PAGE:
When my husband was 19 or 20 years old, he went with his best friend Ray to Columbia, Kentucky, to visit with Ray’s family.
While visiting Columbia, Jeff never forgot the two-hour drive through corn fields and cow pastures that seemed never to end. The small country town seemed so foreign to Jeff. He thought to himself. “I’ll never be back here.”
Later Jeff would become a police officer, and a few years after, his best friend Ray would too.
Unbeknownst to Jeff, he would marry me, a woman whose parents were born and raised in Columbia, KY, and had moved back there after retirement to build their dream home in the woods. Never say, never.
After my father lost my mother, we moved from Louisville in with my dad in that little town called Columbia.
My dad was an early riser and left the house every morning at 4:45 and was the first patron to open the McDonald’s at 5 am for coffee. He would sit and wait for the men folk in the town to show up and tell a joke or two and share the latest news. When he came home, he would hang his sweater on the stair railing. The winters in Kentucky can be brutal. One chilly morning as I grabbed his sweater off the chair rail Dad said, “boy, you sure like my sweater.”
I said, “I sure do, I love the lamas, plus it’s warm and wool. Who bought it for you?”
He said, “I got it on my missionary trip to Ecuador.”
As he talked about his mission trip, my husband and I began to inquire about the people, the culture, the poverty, the food, and what it was like there. Today, over half the nation is in dire poverty. My dad witnessed that poverty years ago and described it in vivid detail.
“Where did you sleep while there,” I asked?
As we talked, my dad traveled back in time to another life, one of many my dad lived. He described the city, and he mentioned that he had a roommate named Raymond, and they shared a bedroom while in Ecuador. He said, “I can’t think of his last name right now for nothing, but I can see his face plain as day. See, he was from right here in Columbia.”
Finally, the lightbulb went off. “Page. Raymond Page!”
My husband said, “Raymond Page? That’s my best friend Ray’s dad.”
My dad said, “Raymond page from Columbia, KY?”
Jeff said, “yes!”
We laughed! Come to find out. Our Heavenly Father gives winks. What a small world.
Back to the sweater in a moment.
My husband and I have had many of those aha moments. We were raised all our lives in the same church and never knew it. It was a small congregation that grew larger. A new location and a sanctuary with balcony seating.
One night I asked him how old he was when he decided to follow the Lord. I shared my story of being five or six years old and knowing I had done something wrong. I had stolen a boy’s toy from down the street. It was a bouncy ball swirled with bright colors and brand new on the market–1972. Oh, how it shined. Oh, how it bounced. It was in my pocket in Sunday school. I had only had it for one whole day. I had felt some guilt, but that was getting ready to reach another level.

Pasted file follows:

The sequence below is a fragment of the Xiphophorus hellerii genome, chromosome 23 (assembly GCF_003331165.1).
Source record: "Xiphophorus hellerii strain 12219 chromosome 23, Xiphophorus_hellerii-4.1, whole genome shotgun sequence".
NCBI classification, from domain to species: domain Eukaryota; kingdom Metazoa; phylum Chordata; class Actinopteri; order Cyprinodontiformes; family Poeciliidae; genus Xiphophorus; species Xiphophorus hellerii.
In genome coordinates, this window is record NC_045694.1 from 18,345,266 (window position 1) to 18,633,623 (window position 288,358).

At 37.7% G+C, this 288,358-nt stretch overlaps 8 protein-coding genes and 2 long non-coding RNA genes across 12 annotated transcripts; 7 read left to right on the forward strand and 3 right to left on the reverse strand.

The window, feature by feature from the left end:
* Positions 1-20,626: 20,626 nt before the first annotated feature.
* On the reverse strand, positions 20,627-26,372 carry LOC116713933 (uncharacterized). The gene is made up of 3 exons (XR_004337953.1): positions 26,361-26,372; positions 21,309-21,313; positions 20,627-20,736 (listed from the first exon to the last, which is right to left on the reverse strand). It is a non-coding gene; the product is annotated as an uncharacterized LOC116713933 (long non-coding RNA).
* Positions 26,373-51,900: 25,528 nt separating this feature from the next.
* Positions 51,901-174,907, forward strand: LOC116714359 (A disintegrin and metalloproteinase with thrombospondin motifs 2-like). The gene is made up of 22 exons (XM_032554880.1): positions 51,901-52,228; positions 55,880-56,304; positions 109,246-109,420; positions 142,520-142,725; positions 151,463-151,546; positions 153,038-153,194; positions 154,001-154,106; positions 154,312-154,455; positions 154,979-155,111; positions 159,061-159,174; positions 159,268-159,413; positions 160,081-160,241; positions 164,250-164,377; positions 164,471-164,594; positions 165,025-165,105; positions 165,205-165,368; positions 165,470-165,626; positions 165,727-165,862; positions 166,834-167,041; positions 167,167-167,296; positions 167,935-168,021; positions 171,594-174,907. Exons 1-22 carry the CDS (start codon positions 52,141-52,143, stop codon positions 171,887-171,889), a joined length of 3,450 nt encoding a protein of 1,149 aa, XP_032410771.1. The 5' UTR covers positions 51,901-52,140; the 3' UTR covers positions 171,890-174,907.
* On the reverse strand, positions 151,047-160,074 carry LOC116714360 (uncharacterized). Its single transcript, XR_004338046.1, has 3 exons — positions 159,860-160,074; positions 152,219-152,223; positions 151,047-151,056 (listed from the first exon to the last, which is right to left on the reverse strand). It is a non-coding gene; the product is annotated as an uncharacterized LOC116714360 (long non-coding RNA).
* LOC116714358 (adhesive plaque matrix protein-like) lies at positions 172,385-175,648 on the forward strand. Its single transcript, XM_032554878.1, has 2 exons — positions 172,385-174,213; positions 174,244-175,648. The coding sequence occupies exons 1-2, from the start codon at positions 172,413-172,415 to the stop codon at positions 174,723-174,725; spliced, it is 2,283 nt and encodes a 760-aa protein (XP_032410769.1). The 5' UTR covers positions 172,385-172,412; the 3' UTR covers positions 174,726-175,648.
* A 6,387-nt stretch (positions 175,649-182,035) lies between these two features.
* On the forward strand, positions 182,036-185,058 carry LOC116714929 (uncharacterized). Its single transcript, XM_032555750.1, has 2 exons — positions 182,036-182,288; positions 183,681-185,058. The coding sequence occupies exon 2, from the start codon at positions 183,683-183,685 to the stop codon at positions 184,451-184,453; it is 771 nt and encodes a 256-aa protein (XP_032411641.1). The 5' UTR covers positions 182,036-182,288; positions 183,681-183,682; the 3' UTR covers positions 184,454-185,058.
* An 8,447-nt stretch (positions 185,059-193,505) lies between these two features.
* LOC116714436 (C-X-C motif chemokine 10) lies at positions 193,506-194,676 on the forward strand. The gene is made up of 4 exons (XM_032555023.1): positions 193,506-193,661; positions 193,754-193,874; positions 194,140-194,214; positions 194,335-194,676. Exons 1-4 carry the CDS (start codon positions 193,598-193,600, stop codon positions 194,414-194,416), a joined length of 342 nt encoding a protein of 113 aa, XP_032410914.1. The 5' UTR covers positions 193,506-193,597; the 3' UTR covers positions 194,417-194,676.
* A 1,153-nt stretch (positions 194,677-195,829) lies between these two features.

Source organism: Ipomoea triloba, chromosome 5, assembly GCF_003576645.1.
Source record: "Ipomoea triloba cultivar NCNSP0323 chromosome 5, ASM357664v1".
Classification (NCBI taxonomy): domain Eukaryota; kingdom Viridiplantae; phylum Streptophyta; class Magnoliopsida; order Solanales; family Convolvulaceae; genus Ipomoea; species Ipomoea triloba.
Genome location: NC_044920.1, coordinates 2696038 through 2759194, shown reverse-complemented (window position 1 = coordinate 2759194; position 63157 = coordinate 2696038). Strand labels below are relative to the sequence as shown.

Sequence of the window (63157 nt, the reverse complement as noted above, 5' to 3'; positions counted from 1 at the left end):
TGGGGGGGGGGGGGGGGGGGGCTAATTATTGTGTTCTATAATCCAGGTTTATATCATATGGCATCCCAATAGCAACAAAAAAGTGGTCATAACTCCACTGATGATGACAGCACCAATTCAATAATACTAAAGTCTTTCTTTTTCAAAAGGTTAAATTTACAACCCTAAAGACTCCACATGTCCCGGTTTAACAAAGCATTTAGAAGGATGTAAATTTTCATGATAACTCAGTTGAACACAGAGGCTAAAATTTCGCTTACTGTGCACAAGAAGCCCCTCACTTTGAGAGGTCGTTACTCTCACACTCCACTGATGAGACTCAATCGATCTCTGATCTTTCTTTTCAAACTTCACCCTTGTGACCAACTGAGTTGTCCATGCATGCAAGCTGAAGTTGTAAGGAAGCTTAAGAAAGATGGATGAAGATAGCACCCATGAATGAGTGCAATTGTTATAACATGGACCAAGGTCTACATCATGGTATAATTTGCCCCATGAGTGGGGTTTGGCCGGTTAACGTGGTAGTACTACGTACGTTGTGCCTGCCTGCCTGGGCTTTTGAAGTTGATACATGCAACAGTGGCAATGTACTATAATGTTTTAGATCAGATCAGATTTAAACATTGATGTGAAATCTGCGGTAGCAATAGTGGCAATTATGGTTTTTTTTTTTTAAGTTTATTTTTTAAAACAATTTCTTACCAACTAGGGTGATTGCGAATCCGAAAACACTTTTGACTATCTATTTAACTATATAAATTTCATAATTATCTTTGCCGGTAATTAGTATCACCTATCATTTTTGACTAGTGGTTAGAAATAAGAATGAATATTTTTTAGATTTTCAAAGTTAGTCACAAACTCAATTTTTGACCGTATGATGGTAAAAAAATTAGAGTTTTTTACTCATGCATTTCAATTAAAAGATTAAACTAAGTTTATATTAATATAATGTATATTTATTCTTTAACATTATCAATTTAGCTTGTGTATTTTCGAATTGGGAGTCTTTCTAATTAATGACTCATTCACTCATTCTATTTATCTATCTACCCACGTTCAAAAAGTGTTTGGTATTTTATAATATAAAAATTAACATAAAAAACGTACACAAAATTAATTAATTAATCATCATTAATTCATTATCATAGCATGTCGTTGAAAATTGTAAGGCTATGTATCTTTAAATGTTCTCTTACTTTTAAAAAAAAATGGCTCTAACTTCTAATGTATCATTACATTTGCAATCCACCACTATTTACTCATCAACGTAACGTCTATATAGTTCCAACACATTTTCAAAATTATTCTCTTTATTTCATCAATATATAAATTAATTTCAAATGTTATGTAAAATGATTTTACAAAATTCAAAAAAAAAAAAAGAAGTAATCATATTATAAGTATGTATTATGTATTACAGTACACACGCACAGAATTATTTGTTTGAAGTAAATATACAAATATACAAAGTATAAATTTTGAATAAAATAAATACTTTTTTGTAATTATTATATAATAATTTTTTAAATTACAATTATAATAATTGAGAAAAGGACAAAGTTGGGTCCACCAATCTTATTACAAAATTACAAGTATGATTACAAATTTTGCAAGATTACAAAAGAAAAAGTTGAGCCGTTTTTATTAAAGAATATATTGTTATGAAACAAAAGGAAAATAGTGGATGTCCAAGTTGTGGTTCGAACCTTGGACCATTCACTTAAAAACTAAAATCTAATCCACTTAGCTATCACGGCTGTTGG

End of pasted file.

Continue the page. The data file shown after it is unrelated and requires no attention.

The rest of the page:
The teacher had a large bun and a visionary board of characters and objects where she created wonderful stories and biblical lessons by using felt cutouts. That week’s story was on Thou Shalt Not Steal. Well, you can imagine. I could not wait to take the ball in my pocket back to my friend Curt who I had stolen it from. It was burning a hole in my pocket now.
And who was sitting in class with me? Yep, my future husband. Like Raymond Page, we had come full circle.
One thing I’ve learned about objects, whether it’s a 25-cent bouncy ball that needs to be returned to its rightful owner or an antique, they either have a story or they don’t. Handling estates and death is never easy. And sometimes an item dear to you is also special to someone else. Unbeknownst to me, my dad’s sweater was one of those items. I had no idea someone else had their own story. That meant someone else loved my dad very much. It’s funny how objects can be sentimental and mean something to us, but will they mean anything 50 years later? Or even 20? Possibly not. Material objects can never truly bring us joy, but they can bring us memories or shame, like the bouncy ball.
So, after months of searching on eBay for a sweater from Ecuador, a men’s grayish blue with white lamas, I found a similar one, and I’m wearing it as I type this for Father’s Day–my first without dad. It might not be the exact sweater my dad wore with Ray Page in Ecuador many moons ago, but it’s still comforting, and it reminds me of our time together.
What do you have that comforts you besides Pets or family? What do you find comforting in your home? A particular coffee cup, a throw blanket, a unique book, or a painting? Never take the simple things for granted. After losing my home and life as I knew it, after a year of couch surfing, I hit my knees at the door of my tiny apartment in praise and gratitude. I set the thermostat on my perfect temperature, and in the morning, I made coffee and drank out of a cup my son made on a potter’s wheel in the tiniest space I’d ever lived, and that cup, although broken now, was a daily beauty until the accident. I was so upset. I can never get that cup back. But the son who made it for me, recently told me he was going to start doing pottery again when they move into a larger house. I just might get a new cup to hold while the sun comes up. While the dove’s coo. In the meantime, I have several favorite cups given by special friends.
I find comfort in other things—grandchildren, Israeli red wine, dark chocolate, and a good book. By the way, I write books if you’re interested. Wink– wink 🙂